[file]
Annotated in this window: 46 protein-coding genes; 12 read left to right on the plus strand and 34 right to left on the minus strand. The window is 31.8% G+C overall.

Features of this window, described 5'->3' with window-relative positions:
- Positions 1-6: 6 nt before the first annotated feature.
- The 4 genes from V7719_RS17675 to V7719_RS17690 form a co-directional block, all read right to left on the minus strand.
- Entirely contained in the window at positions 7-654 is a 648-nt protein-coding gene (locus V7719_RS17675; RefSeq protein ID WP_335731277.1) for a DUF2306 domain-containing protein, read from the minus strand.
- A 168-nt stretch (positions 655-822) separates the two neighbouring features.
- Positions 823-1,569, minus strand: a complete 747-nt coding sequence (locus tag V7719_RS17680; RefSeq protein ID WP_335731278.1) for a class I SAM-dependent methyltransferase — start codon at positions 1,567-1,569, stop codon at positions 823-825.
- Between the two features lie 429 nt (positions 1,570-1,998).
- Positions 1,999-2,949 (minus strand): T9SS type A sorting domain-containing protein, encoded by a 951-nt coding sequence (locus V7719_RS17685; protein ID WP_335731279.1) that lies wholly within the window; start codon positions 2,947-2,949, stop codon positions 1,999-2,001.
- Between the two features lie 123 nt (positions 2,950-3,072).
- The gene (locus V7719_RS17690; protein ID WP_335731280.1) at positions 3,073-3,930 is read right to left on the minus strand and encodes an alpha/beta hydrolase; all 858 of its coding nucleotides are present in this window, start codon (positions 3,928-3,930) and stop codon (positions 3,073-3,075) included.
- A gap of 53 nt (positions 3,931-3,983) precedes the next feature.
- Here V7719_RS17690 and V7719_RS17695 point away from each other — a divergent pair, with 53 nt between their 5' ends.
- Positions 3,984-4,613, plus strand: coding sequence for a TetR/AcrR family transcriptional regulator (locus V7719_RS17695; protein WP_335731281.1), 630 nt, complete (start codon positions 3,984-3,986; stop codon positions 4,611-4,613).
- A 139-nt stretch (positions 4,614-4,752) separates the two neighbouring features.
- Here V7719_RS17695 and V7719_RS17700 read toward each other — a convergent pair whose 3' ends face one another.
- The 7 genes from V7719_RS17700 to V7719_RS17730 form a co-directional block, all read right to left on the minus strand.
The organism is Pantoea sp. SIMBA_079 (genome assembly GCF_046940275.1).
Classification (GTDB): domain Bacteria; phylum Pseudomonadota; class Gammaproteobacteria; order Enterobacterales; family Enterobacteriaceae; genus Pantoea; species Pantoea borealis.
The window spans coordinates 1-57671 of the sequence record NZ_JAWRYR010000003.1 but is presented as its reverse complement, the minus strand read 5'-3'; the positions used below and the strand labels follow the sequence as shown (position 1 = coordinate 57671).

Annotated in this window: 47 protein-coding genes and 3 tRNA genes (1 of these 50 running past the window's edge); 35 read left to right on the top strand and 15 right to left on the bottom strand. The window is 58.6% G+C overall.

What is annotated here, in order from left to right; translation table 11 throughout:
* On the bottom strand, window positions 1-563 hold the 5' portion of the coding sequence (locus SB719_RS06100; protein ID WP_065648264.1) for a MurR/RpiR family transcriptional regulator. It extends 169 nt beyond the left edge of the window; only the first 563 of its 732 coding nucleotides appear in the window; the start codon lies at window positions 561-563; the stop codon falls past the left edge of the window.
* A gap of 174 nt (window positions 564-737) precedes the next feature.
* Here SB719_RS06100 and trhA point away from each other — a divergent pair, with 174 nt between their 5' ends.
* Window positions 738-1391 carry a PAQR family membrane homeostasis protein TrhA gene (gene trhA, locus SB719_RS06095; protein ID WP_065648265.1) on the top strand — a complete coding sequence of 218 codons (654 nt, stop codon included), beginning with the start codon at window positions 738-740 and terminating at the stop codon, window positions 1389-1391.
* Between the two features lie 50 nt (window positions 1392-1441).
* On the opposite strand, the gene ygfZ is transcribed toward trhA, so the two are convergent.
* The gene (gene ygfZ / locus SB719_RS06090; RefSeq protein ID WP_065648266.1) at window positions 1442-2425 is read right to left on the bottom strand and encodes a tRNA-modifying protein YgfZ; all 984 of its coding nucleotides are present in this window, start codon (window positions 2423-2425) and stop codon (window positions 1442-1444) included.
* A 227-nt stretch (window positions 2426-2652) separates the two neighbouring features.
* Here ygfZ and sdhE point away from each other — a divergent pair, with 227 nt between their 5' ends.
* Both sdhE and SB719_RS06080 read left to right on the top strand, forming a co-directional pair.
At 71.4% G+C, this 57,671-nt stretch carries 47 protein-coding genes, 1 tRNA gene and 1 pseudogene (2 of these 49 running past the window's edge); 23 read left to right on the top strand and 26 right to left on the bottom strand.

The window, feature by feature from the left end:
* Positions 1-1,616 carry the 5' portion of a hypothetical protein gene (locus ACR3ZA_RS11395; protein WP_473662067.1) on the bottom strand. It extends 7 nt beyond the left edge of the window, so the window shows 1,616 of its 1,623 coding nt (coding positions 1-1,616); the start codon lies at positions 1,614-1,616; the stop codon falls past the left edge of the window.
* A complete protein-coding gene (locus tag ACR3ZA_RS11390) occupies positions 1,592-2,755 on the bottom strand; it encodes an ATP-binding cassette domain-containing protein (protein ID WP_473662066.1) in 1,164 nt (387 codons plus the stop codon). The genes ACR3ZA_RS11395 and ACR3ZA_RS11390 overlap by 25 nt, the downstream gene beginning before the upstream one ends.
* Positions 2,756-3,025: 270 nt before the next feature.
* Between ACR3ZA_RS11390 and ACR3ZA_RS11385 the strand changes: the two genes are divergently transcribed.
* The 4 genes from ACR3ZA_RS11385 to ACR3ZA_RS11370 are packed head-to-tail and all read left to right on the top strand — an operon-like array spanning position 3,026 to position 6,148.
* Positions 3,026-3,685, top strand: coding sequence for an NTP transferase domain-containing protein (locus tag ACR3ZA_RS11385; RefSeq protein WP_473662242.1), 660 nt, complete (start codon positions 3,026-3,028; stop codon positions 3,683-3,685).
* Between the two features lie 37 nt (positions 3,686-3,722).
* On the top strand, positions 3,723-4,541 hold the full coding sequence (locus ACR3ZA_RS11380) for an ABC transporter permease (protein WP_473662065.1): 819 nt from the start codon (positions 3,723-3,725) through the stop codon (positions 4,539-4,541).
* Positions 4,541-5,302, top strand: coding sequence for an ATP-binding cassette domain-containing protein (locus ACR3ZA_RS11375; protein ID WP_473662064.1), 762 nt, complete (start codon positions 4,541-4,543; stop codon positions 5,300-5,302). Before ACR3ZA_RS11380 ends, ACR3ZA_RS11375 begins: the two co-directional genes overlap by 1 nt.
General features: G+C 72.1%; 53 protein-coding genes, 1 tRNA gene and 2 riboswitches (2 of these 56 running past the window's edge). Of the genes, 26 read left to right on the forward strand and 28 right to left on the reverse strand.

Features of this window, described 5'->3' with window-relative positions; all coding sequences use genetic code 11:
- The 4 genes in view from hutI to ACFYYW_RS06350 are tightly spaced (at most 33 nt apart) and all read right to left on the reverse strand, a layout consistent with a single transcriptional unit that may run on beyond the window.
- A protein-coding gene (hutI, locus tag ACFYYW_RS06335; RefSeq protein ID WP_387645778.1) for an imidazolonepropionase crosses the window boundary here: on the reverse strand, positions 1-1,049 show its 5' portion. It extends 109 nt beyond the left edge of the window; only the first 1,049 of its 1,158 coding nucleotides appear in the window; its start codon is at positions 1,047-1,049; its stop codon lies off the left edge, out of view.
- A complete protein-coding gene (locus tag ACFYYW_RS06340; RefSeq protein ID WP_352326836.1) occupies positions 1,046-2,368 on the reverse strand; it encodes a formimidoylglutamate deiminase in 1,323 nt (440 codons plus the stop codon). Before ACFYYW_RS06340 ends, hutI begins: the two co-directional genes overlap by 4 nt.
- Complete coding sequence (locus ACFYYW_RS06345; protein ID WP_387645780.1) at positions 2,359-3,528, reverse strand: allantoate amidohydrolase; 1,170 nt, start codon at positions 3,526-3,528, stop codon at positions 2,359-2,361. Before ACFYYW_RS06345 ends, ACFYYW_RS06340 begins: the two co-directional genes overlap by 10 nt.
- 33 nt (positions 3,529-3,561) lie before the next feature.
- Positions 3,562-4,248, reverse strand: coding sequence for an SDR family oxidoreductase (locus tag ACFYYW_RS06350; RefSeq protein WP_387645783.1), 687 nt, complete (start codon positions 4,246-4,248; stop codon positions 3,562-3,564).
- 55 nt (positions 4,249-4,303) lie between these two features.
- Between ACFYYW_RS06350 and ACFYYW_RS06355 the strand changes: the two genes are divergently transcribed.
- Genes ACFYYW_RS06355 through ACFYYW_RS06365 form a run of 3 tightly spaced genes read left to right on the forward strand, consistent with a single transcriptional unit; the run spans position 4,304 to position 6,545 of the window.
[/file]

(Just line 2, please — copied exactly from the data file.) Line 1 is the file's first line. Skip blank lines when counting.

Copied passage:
Features of this window, described 5'->3' with window-relative positions: